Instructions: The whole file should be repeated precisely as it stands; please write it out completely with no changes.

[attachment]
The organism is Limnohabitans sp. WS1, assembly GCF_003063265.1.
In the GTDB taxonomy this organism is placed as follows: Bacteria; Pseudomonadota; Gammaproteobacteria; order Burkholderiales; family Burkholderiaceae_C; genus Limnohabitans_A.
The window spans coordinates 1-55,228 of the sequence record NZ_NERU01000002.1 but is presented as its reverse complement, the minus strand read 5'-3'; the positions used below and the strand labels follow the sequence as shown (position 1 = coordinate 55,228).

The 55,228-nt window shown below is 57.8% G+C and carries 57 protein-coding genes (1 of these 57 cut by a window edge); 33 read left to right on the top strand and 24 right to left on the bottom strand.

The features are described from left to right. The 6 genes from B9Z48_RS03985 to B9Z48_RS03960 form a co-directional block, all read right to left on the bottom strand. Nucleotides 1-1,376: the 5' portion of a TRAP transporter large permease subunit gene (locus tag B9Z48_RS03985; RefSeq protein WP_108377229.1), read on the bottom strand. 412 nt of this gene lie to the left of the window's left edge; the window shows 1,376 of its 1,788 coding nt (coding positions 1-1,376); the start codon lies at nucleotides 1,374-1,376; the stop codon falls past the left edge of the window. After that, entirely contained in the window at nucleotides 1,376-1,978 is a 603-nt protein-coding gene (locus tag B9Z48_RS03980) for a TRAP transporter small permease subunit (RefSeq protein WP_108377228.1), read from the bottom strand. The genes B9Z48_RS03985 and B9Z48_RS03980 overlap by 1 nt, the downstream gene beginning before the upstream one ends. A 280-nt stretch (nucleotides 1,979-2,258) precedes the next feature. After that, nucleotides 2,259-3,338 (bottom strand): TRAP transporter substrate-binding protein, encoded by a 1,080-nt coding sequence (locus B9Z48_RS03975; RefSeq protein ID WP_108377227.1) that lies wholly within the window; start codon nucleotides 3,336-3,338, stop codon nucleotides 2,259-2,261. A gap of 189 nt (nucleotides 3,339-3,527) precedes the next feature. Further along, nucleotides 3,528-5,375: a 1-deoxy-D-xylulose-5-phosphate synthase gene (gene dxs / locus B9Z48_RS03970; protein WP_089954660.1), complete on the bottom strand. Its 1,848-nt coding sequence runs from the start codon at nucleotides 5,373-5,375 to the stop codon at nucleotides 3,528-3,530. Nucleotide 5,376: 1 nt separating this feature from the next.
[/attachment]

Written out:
The organism is Limnohabitans sp. WS1, assembly GCF_003063265.1.
In the GTDB taxonomy this organism is placed as follows: Bacteria; Pseudomonadota; Gammaproteobacteria; order Burkholderiales; family Burkholderiaceae_C; genus Limnohabitans_A.
The window spans coordinates 1-55,228 of the sequence record NZ_NERU01000002.1 but is presented as its reverse complement, the minus strand read 5'-3'; the positions used below and the strand labels follow the sequence as shown (position 1 = coordinate 55,228).

The 55,228-nt window shown below is 57.8% G+C and carries 57 protein-coding genes (1 of these 57 cut by a window edge); 33 read left to right on the top strand and 24 right to left on the bottom strand.

The features are described from left to right. The 6 genes from B9Z48_RS03985 to B9Z48_RS03960 form a co-directional block, all read right to left on the bottom strand. Nucleotides 1-1,376: the 5' portion of a TRAP transporter large permease subunit gene (locus tag B9Z48_RS03985; RefSeq protein WP_108377229.1), read on the bottom strand. 412 nt of this gene lie to the left of the window's left edge; the window shows 1,376 of its 1,788 coding nt (coding positions 1-1,376); the start codon lies at nucleotides 1,374-1,376; the stop codon falls past the left edge of the window. After that, entirely contained in the window at nucleotides 1,376-1,978 is a 603-nt protein-coding gene (locus tag B9Z48_RS03980) for a TRAP transporter small permease subunit (RefSeq protein WP_108377228.1), read from the bottom strand. The genes B9Z48_RS03985 and B9Z48_RS03980 overlap by 1 nt, the downstream gene beginning before the upstream one ends. A 280-nt stretch (nucleotides 1,979-2,258) precedes the next feature. After that, nucleotides 2,259-3,338 (bottom strand): TRAP transporter substrate-binding protein, encoded by a 1,080-nt coding sequence (locus B9Z48_RS03975; RefSeq protein ID WP_108377227.1) that lies wholly within the window; start codon nucleotides 3,336-3,338, stop codon nucleotides 2,259-2,261. A gap of 189 nt (nucleotides 3,339-3,527) precedes the next feature. Further along, nucleotides 3,528-5,375: a 1-deoxy-D-xylulose-5-phosphate synthase gene (gene dxs / locus B9Z48_RS03970; protein WP_089954660.1), complete on the bottom strand. Its 1,848-nt coding sequence runs from the start codon at nucleotides 5,373-5,375 to the stop codon at nucleotides 3,528-3,530. Nucleotide 5,376: 1 nt separating this feature from the next.